Evidence of Malaria Epidemics in Ancient Rome

NEW YORK-Technology, patience, and faith have brought several scientists the results they have been searching for.

A new procedure has extracted DNA from the body of a 3-year-old child who died around 450 in Rome. The DNA shows the child probably died from malarial fever-a result British and American researchers were excited to get.

Traces of malaria had never before been identified definitively in such long-buried skeletons.

Researchers at the University of Manchester Institute of Science and Technology in England isolated minute samples of DNA from leg bones of a 3-year-old child. The DNA showed 98% identical to that in people infected with Plasmodium falciparum the most virulent of human malarial species.

David Soren, PhD, a classical archaeologist at the University of Arizona in Tucson, lead in international team to excavate the children's cemetery in the early 1990s. They discovered more than 50 small skeletons, most found in earthen jars. Many were the remains of stillbirths and early infant deaths. The falciparum parasite is known to cause miscarriage and infant death.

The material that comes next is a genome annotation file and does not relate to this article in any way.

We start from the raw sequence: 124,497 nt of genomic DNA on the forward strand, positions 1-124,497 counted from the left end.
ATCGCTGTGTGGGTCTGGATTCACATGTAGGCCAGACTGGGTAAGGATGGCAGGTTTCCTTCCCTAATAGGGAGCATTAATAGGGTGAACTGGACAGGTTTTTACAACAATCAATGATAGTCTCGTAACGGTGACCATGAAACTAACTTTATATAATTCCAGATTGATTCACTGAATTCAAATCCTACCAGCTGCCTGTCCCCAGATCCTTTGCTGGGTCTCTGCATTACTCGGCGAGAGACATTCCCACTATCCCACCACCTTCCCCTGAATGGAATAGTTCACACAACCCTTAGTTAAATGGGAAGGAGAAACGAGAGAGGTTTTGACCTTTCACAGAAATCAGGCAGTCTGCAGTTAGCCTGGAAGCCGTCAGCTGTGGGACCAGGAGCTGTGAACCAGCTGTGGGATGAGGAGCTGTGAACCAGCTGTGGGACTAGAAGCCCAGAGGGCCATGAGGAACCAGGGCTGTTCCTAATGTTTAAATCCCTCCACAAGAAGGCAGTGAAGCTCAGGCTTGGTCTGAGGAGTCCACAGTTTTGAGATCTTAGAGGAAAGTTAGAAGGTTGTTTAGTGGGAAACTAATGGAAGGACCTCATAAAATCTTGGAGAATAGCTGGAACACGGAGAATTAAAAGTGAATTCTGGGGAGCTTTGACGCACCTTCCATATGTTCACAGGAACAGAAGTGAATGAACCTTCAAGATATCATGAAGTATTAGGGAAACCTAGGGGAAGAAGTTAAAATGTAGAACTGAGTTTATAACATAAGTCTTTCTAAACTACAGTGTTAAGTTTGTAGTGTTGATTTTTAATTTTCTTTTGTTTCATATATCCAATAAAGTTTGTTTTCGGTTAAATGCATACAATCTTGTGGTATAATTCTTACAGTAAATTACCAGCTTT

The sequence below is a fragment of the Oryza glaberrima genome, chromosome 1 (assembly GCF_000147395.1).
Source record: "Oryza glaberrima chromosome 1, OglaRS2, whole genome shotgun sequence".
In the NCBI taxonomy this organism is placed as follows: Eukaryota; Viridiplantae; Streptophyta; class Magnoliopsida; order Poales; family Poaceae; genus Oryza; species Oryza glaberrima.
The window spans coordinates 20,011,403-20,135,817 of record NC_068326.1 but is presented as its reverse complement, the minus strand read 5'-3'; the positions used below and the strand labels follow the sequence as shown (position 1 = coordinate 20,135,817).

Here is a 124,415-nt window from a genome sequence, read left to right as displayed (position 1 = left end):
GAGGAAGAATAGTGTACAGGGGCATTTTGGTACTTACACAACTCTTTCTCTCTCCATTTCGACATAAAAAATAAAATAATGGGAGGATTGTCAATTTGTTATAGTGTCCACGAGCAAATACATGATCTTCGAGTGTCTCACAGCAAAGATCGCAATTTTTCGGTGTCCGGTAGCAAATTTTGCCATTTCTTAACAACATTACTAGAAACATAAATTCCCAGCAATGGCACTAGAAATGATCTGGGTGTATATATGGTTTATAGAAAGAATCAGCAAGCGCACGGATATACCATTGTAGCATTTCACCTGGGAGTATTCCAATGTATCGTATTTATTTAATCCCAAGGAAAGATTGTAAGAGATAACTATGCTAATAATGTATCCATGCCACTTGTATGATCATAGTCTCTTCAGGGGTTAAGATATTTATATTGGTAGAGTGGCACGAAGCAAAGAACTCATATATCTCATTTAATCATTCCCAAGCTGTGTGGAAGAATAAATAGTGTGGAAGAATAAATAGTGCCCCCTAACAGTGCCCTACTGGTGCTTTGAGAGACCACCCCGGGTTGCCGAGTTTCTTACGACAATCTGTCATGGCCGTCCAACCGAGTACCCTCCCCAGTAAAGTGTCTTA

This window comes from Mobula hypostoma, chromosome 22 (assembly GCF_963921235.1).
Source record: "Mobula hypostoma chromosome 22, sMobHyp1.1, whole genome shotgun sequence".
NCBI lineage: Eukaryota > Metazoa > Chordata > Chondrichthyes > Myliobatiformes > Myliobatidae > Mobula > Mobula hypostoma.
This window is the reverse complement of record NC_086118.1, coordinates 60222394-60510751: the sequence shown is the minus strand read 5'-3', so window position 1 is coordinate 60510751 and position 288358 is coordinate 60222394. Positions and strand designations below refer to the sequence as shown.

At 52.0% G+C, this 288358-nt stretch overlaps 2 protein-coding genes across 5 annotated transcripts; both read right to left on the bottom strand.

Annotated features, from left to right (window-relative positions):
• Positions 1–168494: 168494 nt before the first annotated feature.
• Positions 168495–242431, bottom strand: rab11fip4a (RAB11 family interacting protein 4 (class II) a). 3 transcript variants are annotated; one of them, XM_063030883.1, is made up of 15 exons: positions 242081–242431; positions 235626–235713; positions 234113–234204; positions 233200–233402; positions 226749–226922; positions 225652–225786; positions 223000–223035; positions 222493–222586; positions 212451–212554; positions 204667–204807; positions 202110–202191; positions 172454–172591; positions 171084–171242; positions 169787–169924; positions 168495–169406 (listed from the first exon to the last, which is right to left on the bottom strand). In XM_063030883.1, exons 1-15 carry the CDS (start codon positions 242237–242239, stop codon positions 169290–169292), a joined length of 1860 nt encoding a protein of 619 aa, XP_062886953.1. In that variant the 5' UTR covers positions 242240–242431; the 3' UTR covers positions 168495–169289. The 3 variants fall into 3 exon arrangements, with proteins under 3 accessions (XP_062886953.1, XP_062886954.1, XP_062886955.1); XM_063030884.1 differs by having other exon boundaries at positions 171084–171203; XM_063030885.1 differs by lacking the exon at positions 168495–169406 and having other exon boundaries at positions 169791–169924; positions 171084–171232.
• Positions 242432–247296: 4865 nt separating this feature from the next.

A few older skeletons had pitted cranium surfaces, which can be caused by an infectious disease like malaria.

With this evidence, Soren hypothesized that malaria epidemics might have had lead Rome in ruin. Scientists at the University of Rome found evidence should the falciparum malaria came from Africa, underwent mutations in Sardinia and was introduced into the marshy, mosquito-infested Tiber River basin by the fifth century.

Scientists are hailing the technology that lead to the discovery as remarkable. Pieces of leg bone were ground into powder. Then silica was added, which binds to DNA. The DNA was then isolated by a laboratory technique called polymerase chain reaction.

By amplifying any residual DNA in a sample, the technique enables scientists to detect and decode the imprint of malaria on human genes.

This process took several months and was repeated to prove accuracy.

The discovery is the earliest genetic evidence of malaria infection to be identified.

Information from www.nytimes.com